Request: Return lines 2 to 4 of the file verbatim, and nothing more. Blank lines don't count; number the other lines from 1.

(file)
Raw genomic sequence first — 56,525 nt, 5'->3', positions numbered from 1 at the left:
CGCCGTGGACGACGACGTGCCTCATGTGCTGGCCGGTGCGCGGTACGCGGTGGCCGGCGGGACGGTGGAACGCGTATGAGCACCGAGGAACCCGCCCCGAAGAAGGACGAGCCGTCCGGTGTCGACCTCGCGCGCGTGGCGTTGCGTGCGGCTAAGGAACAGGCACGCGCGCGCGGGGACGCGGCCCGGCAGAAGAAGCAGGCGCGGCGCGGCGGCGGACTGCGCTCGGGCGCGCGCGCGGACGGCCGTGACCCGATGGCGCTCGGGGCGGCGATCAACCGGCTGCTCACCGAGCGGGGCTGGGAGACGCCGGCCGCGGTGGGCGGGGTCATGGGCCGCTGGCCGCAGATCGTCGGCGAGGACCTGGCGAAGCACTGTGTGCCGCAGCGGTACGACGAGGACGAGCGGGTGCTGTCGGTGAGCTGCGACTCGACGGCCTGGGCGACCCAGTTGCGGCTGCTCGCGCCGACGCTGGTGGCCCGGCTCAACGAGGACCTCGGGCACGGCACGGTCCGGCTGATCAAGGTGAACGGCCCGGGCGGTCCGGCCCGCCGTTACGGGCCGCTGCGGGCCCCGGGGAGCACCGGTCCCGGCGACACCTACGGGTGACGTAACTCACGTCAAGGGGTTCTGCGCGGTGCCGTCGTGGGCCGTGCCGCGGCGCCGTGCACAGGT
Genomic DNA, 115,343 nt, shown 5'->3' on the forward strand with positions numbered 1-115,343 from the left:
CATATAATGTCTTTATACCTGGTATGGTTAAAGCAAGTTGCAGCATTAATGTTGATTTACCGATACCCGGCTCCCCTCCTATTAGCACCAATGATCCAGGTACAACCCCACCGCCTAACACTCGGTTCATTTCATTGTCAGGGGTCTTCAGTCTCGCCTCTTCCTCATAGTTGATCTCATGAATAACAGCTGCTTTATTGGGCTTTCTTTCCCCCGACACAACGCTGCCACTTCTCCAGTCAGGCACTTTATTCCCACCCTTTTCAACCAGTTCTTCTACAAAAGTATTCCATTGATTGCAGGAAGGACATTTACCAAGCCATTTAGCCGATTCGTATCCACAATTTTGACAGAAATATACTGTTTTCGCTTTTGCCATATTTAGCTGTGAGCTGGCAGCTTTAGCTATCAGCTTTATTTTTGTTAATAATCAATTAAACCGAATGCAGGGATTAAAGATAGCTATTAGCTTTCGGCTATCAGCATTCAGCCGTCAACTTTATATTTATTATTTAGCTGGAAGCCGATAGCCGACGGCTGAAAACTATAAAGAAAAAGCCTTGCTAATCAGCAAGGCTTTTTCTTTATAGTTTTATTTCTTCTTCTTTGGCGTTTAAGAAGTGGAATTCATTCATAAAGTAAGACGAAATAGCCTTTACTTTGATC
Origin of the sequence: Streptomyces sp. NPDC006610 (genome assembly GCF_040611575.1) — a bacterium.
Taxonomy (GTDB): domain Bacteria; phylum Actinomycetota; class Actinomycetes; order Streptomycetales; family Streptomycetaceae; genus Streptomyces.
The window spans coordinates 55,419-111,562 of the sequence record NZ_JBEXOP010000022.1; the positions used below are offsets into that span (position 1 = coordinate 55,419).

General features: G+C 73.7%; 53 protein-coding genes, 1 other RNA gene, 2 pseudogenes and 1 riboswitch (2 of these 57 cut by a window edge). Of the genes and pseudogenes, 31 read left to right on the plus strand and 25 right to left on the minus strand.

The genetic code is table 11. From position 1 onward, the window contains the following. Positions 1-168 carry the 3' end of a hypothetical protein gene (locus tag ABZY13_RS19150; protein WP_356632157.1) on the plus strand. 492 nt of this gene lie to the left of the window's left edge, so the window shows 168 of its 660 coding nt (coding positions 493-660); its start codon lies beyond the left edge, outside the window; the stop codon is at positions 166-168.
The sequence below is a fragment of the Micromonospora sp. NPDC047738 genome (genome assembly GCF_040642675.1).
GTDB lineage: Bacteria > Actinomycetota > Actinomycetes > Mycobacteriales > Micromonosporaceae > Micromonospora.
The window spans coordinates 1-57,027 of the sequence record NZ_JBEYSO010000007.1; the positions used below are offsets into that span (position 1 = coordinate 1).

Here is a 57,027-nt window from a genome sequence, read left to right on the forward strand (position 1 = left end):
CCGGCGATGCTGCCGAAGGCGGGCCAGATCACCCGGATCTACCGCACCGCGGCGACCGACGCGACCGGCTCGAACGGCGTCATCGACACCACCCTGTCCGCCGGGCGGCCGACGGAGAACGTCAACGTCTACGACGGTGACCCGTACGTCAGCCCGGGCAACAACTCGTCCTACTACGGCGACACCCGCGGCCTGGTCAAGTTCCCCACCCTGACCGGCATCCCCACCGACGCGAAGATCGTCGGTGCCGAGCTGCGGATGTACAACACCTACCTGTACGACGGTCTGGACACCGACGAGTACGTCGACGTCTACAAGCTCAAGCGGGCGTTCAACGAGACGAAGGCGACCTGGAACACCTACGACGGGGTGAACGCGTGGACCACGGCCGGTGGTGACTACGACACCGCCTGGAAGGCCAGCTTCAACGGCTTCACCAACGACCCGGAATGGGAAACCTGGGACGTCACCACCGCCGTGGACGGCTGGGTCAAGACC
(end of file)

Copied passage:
CGCCGTGGACGACGACGTGCCTCATGTGCTGGCCGGTGCGCGGTACGCGGTGGCCGGCGGGACGGTGGAACGCGTATGAGCACCGAGGAACCCGCCCCGAAGAAGGACGAGCCGTCCGGTGTCGACCTCGCGCGCGTGGCGTTGCGTGCGGCTAAGGAACAGGCACGCGCGCGCGGGGACGCGGCCCGGCAGAAGAAGCAGGCGCGGCGCGGCGGCGGACTGCGCTCGGGCGCGCGCGCGGACGGCCGTGACCCGATGGCGCTCGGGGCGGCGATCAACCGGCTGCTCACCGAGCGGGGCTGGGAGACGCCGGCCGCGGTGGGCGGGGTCATGGGCCGCTGGCCGCAGATCGTCGGCGAGGACCTGGCGAAGCACTGTGTGCCGCAGCGGTACGACGAGGACGAGCGGGTGCTGTCGGTGAGCTGCGACTCGACGGCCTGGGCGACCCAGTTGCGGCTGCTCGCGCCGACGCTGGTGGCCCGGCTCAACGAGGACCTCGGGCACGGCACGGTCCGGCTGATCAAGGTGAACGGCCCGGGCGGTCCGGCCCGCCGTTACGGGCCGCTGCGGGCCCCGGGGAGCACCGGTCCCGGCGACACCTACGGGTGACGTAACTCACGTCAAGGGGTTCTGCGCGGTGCCGTCGTGGGCCGTGCCGCGGCGCCGTGCACAGGT
Genomic DNA, 115,343 nt, shown 5'->3' on the forward strand with positions numbered 1-115,343 from the left:
CATATAATGTCTTTATACCTGGTATGGTTAAAGCAAGTTGCAGCATTAATGTTGATTTACCGATACCCGGCTCCCCTCCTATTAGCACCAATGATCCAGGTACAACCCCACCGCCTAACACTCGGTTCATTTCATTGTCAGGGGTCTTCAGTCTCGCCTCTTCCTCATAGTTGATCTCATGAATAACAGCTGCTTTATTGGGCTTTCTTTCCCCCGACACAACGCTGCCACTTCTCCAGTCAGGCACTTTATTCCCACCCTTTTCAACCAGTTCTTCTACAAAAGTATTCCATTGATTGCAGGAAGGACATTTACCAAGCCATTTAGCCGATTCGTATCCACAATTTTGACAGAAATATACTGTTTTCGCTTTTGCCATATTTAGCTGTGAGCTGGCAGCTTTAGCTATCAGCTTTATTTTTGTTAATAATCAATTAAACCGAATGCAGGGATTAAAGATAGCTATTAGCTTTCGGCTATCAGCATTCAGCCGTCAACTTTATATTTATTATTTAGCTGGAAGCCGATAGCCGACGGCTGAAAACTATAAAGAAAAAGCCTTGCTAATCAGCAAGGCTTTTTCTTTATAGTTTTATTTCTTCTTCTTTGGCGTTTAAGAAGTGGAATTCATTCATAAAGTAAGACGAAATAGCCTTTACTTTGATC